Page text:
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08 Mar 2018

Speech to the Australian Society of Otolaryngology Head & Neck Surgery

2018 Indigenous Ear Health Workshop

Thursday 8 March


I would like to start by acknowledging the Whadjuk Nyoongar people, the traditional custodians of the land on which we meet today, and pay my respects to their elders past, present, and future; as well as the elders joining us today.

I would like to thank the Australian Society of Otolaryngology, Head & Neck Surgery for inviting me to speak at your event. I spent a lot of time at ENT Surgeons in my childhood.

It is a great privilege to be here. Welcome to my home town of Perth.

Since 2002, the AMA has produced an Annual Report Card on Indigenous Health.

The Report Card aims to increase the understanding and awareness of the continued health inequalities that exist between Aboriginal and Torres Strait Islander people and other Australians.

The Report Card aims to expose the disparity in the social determinants that contribute to poorer health outcomes.

Our Report Cards, which long pre-date the Closing the Gap campaigns, have consistently called on governments to continue to recognise, and act upon, the unacceptably disproportionate rates of disadvantage experienced by our Aboriginal and Torres Strait Islander communities.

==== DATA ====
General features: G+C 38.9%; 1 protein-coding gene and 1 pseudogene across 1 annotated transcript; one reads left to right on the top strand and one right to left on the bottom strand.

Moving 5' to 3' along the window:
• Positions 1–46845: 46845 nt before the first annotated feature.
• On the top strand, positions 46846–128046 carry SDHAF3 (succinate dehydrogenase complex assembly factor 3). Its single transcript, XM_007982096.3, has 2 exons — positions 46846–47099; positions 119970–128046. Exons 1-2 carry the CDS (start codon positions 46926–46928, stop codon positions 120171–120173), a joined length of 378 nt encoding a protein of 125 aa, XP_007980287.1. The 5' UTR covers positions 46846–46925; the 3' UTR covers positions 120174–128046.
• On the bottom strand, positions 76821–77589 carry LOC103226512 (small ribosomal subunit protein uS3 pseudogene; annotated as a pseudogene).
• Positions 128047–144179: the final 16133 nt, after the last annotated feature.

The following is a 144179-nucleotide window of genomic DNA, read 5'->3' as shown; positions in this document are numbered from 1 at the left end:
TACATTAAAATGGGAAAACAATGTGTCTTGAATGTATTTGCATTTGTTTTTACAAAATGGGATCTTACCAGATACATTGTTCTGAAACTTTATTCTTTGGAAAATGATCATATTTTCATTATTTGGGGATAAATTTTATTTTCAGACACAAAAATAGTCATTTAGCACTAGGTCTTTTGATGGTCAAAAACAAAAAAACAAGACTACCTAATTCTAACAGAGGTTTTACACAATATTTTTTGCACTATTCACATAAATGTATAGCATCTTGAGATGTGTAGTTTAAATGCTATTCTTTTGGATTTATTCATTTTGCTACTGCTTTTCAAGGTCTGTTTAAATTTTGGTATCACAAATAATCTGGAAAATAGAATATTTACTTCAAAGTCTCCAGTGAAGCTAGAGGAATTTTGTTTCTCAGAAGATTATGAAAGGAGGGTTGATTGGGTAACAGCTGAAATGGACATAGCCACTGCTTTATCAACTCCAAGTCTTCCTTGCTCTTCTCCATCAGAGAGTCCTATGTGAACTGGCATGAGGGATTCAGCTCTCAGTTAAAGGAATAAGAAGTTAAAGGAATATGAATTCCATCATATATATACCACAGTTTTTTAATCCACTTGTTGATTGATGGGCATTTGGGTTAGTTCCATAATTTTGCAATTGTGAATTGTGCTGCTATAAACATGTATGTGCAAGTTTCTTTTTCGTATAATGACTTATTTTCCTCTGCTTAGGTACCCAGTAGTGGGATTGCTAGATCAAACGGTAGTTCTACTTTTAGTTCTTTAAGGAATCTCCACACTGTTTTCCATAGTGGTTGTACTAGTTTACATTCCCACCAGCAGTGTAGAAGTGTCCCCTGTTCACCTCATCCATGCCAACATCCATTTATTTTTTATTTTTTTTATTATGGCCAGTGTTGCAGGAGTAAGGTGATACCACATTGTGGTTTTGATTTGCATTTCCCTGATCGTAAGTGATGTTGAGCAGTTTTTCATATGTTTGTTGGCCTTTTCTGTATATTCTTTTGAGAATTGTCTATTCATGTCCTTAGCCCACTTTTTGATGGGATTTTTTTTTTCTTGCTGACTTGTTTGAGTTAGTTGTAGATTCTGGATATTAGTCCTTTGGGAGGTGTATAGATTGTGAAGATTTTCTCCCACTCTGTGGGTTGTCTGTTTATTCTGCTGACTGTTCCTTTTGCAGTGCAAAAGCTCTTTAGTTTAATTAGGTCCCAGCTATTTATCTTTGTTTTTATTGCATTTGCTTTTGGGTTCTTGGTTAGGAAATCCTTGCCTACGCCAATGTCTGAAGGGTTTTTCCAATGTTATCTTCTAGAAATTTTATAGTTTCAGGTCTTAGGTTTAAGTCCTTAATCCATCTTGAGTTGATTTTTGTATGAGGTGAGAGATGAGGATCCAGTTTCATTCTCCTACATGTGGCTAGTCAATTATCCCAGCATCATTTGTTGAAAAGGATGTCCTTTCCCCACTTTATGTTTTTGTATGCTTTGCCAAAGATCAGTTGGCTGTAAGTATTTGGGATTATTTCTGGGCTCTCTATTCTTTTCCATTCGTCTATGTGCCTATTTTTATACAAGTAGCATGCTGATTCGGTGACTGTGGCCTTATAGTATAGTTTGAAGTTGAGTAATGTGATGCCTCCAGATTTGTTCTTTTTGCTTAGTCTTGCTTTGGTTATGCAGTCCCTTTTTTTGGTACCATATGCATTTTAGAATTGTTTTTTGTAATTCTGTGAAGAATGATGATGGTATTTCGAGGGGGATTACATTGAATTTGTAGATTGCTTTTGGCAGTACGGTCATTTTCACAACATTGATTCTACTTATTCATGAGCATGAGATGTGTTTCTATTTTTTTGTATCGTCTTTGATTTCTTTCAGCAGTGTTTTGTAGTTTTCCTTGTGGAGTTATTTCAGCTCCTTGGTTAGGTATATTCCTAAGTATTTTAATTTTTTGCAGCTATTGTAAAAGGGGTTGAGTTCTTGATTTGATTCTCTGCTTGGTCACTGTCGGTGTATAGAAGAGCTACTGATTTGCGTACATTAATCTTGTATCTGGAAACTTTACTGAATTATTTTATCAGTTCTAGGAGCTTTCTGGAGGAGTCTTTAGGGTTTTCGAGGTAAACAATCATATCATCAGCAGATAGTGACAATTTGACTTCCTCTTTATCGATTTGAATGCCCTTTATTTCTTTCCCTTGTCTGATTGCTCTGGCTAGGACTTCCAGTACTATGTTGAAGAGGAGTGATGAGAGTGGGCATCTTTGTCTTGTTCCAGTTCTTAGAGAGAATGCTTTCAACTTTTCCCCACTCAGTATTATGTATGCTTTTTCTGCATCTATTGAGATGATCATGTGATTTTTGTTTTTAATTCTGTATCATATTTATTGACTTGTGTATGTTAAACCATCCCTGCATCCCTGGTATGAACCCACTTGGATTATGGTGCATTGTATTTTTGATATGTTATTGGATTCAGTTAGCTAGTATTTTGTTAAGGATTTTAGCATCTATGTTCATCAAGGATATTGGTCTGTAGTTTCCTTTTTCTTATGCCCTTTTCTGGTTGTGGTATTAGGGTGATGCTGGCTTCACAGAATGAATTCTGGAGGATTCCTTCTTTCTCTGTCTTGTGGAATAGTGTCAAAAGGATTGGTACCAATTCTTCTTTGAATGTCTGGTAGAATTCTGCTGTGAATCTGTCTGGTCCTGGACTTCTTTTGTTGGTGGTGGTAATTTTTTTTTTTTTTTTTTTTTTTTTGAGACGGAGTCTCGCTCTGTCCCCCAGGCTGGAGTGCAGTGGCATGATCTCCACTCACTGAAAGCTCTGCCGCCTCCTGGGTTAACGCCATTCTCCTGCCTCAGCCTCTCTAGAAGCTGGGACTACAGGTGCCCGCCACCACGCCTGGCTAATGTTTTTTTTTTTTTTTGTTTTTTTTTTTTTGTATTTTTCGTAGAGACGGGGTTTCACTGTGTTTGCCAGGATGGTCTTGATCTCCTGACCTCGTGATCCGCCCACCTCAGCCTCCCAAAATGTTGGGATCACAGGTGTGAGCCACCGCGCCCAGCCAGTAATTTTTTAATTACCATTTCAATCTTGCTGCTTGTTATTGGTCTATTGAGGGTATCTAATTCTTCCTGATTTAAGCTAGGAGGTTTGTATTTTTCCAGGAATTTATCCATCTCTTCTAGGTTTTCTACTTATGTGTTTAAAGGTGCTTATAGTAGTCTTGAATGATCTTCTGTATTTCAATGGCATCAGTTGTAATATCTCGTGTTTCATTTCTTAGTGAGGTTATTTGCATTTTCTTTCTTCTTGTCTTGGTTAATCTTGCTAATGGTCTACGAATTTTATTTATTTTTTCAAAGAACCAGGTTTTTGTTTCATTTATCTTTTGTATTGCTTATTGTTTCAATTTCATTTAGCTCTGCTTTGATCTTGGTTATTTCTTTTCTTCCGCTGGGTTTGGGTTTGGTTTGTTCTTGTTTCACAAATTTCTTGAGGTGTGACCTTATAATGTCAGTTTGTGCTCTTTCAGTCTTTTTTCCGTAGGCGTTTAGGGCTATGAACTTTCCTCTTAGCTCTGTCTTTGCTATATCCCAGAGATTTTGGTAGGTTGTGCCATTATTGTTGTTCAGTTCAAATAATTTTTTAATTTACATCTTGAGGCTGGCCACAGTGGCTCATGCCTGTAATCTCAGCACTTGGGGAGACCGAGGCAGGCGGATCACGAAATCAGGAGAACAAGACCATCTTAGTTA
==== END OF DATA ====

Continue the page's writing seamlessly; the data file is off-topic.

We are deeply disappointed that we still need to produce these Report Cards.

The AMA’s 2017 Report focused on the impacts of chronic otitis media and the life-long crippling effects it has on Indigenous Australians.

I applaud Associate Professor Chris Perry and Associate Professor Kelvin Kong for their tireless commitment to addressing otitis media among Aboriginal and Torres Strait Islander people, and thank you for ensuring that this vital work was bought to the attention of the AMA.

Your often restrained and always professional persistence has lifted the profile of this preventable condition.

We will continue the advocacy that will hopefully pressure the Government to commit to overcoming preventable hearing impairment and deafness, and the life-long crippling effects it has on the Aboriginal and Torres Strait Islander population.

We are privileged to have the Hon Ken Wyatt MP as an advocate, and were honoured to have him launch the AMA’s 2017 Report Card on Indigenous Health.

I acknowledge the great pride, and great expectations, that must come with being the first Aboriginal Minister to serve in a Federal Government, and welcome an ongoing relationship forged on a mutual aspiration to end Indigenous disadvantage.

I also thank Senator Rachel Siewert. Your unwavering commitment to ensuring that Aboriginal and Torres Strait Islander issues remain on the Government’s agenda is commendable.

And finally, but by no means least, I thank my colleagues, the doctors, the nurses, the audiologists, and other allied health professionals working with tremendous dedication and commitment every day, often in trying and difficult circumstances.